Other than just walking away, is there a better way to handle this type of negotiation strategy?
Assuming this question is not just a big joke, this exchange is so ridiculous and insulting it's impossible to know whether the HM was being serious.
If he is serious
If he is serious then your attitude should be that you can't consider working for someone who can be so casually insulting.
I mean, ask him how he would like it if, after you were hired, whenever you were asked to provide an estimate of the time required to complete a task, you negotiated like this:
HM: I need you to create features A, B, C, and D.
OP: I can do that in 5 weeks.
HM: Is there any way you can do it sooner than that?
OP: No, I'm going to need 7 weeks.
HM: Can we compromise on 6 weeks...
OP: No, it's 8 weeks.
HM: I give up. 8 weeks then.
OP: But it's only going to have features A, B, and C.
(As @acpilot says, you wouldn't get to do this more than once.)
You do not want someone, who thinks he may do this but you may not, to be in control of your livelihood. This will be especially painful for you since you really like all the other aspects of the job, so you will stick with it until your health and self-esteem are all but totally destroyed before finally saving yourself.
It were much better for you, in the long run, to walk away now.
BUT you specified "Other than just walking away". So don't just walk away. Walk away with style and grace. One really good way to do this is to mimic his actions with your own inverse negotiation until it all breaks down. (Bonus ego points for you if the HM has to be the one to point out that convergence is impossible.)
Now you will have have saved yourself from a destructive situation, and handled yourself well in a very difficult circumstance. You would be amazed at how much better you will feel going into your next negotiation.
If he is just testing you
Perhaps he is throwing this strange negotiation in your face just to see how you will respond. If he is just testing you then you should rise to the occasion and adopt an even more fantastic position. You will have to keep up.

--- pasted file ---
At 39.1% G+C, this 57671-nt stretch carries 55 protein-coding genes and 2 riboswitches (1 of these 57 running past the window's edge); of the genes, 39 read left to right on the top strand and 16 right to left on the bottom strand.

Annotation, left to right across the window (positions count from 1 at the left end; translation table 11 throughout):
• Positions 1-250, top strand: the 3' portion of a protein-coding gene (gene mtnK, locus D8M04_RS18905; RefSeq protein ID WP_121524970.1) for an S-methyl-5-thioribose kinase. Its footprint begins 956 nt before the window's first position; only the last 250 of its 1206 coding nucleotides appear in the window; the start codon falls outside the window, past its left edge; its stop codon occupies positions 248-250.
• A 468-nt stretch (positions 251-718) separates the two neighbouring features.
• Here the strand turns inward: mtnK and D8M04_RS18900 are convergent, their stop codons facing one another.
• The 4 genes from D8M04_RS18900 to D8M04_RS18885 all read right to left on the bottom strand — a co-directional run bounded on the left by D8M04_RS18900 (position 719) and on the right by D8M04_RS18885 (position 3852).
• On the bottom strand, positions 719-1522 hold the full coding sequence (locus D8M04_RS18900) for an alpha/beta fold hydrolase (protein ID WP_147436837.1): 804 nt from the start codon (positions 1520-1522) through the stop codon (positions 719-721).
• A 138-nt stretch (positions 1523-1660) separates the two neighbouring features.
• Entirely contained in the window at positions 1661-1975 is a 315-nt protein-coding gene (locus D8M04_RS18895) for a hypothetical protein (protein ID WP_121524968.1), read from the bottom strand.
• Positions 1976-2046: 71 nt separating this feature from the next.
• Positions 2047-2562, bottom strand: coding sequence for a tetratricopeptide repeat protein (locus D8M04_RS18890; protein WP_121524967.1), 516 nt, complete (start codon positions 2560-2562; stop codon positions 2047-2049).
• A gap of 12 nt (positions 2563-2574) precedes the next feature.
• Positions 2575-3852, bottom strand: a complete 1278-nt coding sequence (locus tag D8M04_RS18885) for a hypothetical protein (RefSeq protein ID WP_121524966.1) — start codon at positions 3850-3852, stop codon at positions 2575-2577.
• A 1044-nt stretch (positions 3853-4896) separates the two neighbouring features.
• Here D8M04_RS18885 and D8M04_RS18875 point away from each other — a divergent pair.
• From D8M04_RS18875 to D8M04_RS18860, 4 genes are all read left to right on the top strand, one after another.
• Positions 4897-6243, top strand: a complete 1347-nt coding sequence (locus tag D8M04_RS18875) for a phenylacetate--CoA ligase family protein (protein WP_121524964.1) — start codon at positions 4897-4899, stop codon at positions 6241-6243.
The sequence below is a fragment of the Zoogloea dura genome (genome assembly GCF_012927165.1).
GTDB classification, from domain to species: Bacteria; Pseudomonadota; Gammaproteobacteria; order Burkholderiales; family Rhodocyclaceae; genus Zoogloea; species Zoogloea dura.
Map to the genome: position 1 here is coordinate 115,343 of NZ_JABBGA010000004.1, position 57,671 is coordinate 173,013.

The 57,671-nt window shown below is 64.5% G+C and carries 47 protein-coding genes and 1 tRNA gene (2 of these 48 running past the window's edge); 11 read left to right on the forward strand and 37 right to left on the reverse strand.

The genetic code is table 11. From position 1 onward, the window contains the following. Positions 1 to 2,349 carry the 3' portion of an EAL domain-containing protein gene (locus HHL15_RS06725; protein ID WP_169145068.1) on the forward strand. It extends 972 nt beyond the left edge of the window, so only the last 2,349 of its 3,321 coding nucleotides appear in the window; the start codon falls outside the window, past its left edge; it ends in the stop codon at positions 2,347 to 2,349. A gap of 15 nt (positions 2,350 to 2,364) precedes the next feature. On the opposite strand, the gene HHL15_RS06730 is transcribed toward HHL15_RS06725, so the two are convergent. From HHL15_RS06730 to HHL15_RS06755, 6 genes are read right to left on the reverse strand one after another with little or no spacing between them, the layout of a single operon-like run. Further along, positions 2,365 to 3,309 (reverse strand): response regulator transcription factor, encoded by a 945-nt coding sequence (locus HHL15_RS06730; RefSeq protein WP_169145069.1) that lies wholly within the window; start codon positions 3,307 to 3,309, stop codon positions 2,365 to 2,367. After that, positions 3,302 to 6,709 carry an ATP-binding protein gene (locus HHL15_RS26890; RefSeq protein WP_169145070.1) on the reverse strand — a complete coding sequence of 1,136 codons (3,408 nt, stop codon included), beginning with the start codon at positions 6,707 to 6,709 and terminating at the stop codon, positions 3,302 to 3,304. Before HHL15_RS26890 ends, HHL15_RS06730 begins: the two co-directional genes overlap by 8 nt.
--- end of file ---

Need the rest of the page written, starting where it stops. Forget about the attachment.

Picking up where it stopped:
I recommend that you begin to mimic his actions with your own inverse negotiation. Watch carefully for the first signs that the HM realizes that it is up to him to get this runaway conversation under control, and play along with any gambit that seems to lead to a graceful exit.
Eventually you can point out that (as @Carpetsmoker says) this is a childish game that might be funny in a sitcom, but not appropriate in a real-world professional environment. After that you can expect to settle down to a serious real-life negotiation.
In any case, you should negotiate something like this:
HM: "We would be glad to bring you on board with a salary of MR -
OP: "I think based on my experience in the field I think pay of MR +
$2k is appropriate."
HM: "We will revise our offer to MR - $10k."
OP: "Well, I'm willing to come down to MR + $4k."
HM: "Our final offer is MR - $11k."
OP: "I'm sorry, but I can't possibly survive on less than MR + $5k."
Notice that in order to use this approach, you do not have to know how serious the HM actually is. You simply respond in kind until he eventually tells you. (@michi calls this "pacing".)
Your goal is to secure the job, but only in a way that does not set you up for an expensive and excruciating failure. You must stand up to the HM somehow. I think there is no better way to do this than to mirror the HM until he gives up.